For years progress is lowering photovoltaic costs seemed slow to non-existent. But rapidly growing demand (mostly caused by government policies) was hiding progress in cutting costs. Many companies are working on practical innovations to lower costs and all this effort is beginning to show real results in the market place. I've become optimistic that solar power is going to become much cheaper.
What I'd like to know: can we expect grid tie inverter costs to fall as much as PV costs? Also, how practical is it to use some of the PV power directly in DC appliances? Will DC (as distinct from AC) appliances remain too rare for PV DC power bypass grid tie inverters and more cheaply power appliances?
Aquaculture, once a fledgling industry, now accounts for 50 percent of the fish consumed globally, according to a new report by an international team of researchers. And while the industry is more efficient than ever, it is also putting a significant strain on marine resources by consuming large amounts of feed made from wild fish harvested from the sea, the authors conclude. Their findings are published in the Sept. 7 online edition of the Proceedings of the National Academy of Sciences (PNAS).
"Aquaculture is set to reach a landmark in 2009, supplying half of the total fish and shellfish for human consumption," the authors wrote. Between 1995 and 2007, global production of farmed fish nearly tripled in volume, in part because of rising consumer demand for long-chain omega-3 fatty acids. Oily fish, such as salmon, are a major source of these omega-3s, which are effective in reducing the risk of cardiovascular disease, according to the National Institutes of Health.
The problem: salmon and other aquaculture fish are fed with wild fish.
In 2006, aquaculture production was 51.7 million metric tons, and about 20 million metric tons of wild fish were harvested for the production of fishmeal. "It can take up to 5 pounds of wild fish to produce 1 pound of salmon, and we eat a lot of salmon," said Naylor, the William Wrigley Senior Fellow at Stanford's Woods Institute for the Environment and Freeman Spogli Institute for International Studies.
The amount of fish oil in the aquaculture salmon diet could be lowered. But this seems like an inadequate response in the face of rising demand.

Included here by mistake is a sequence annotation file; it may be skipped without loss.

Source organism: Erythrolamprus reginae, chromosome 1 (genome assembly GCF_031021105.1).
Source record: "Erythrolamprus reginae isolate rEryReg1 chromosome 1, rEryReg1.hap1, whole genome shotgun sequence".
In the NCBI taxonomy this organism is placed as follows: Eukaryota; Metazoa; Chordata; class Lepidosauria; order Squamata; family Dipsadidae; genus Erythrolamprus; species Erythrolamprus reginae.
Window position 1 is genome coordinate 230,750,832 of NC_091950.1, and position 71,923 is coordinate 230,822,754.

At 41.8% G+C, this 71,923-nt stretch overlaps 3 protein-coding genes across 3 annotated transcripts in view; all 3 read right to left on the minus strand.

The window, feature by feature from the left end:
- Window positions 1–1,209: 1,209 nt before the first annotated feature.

One way to make salmon farming more environmentally sustainable is to simply lower the amount of fish oil in the salmon's diet. According to the authors, a mere 4 percent reduction in fish oil would significantly reduce the amount of wild fish needed to produce 1 pound of salmon from 5 pounds to just 3.9 pounds. In contrast, reducing fishmeal use by 4 percent would have very little environmental impact, they said.
What is really needed: Genetic engineering to get land-based crops to produce the omega 3 fatty acids DHA and EPA. Note that flax oil does not contain these long chain omega 3s. Flax contains Alpha Linolenic Acid.
Update: Some people in the salmon aquaculture industry say that they use 5 lb of feed with only 1.5 lb of that fish meal to produce 1 lb of salmon. That's not as bad as Naylor's 5 lb of fish to create 1 lb of salmon. Still, the ratio of fish meal to salmon has got to get well below 1-to-1 in order to take pressure off the oceans.
Just a month ago Stephen Quake sequenced his genome for $50000. That represents a drop of 80% from the $250k cost of a year ago and orders of magnitude lower than the cost 10 years ago. But if you go out and pay $50k to get your genome sequenced you are probably spending too much. MIT's Technology Review reports a company called Complete Genomics has dropped the cost of genome sequencing even further.
And CEO Clifford Reid says the company will soon start charging $20,000 per genome for an order of eight genomes or more, and $5,000 apiece for an order of 1,000 or more-with variable pricing in between.
How low does the price have to get for you to pay to get your genome sequenced?
The biggest problem at this point is just what do you do with the information? We are going to go thru a period where genome sequencing is really cheap but the information about your DNA letter sequence isn't of much help to most people. We need to know what all the differences mean.